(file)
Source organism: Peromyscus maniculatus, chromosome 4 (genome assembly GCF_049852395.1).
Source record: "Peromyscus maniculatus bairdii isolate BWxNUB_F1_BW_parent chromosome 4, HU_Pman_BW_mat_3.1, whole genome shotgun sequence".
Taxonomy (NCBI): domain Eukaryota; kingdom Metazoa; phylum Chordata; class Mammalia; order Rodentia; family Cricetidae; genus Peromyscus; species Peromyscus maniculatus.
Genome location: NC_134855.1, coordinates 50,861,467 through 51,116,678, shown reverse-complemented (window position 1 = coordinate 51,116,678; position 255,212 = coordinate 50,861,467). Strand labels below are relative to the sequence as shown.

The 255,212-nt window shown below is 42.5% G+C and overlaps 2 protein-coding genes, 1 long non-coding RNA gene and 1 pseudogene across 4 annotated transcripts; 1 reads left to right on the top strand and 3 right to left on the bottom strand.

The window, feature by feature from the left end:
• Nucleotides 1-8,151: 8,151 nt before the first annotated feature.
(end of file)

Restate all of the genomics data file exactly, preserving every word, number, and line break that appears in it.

Source organism: Peromyscus maniculatus, chromosome 4 (genome assembly GCF_049852395.1).
Source record: "Peromyscus maniculatus bairdii isolate BWxNUB_F1_BW_parent chromosome 4, HU_Pman_BW_mat_3.1, whole genome shotgun sequence".
Taxonomy (NCBI): domain Eukaryota; kingdom Metazoa; phylum Chordata; class Mammalia; order Rodentia; family Cricetidae; genus Peromyscus; species Peromyscus maniculatus.
Genome location: NC_134855.1, coordinates 50,861,467 through 51,116,678, shown reverse-complemented (window position 1 = coordinate 51,116,678; position 255,212 = coordinate 50,861,467). Strand labels below are relative to the sequence as shown.

The 255,212-nt window shown below is 42.5% G+C and overlaps 2 protein-coding genes, 1 long non-coding RNA gene and 1 pseudogene across 4 annotated transcripts; 1 reads left to right on the top strand and 3 right to left on the bottom strand.

The window, feature by feature from the left end:
• Nucleotides 1-8,151: 8,151 nt before the first annotated feature.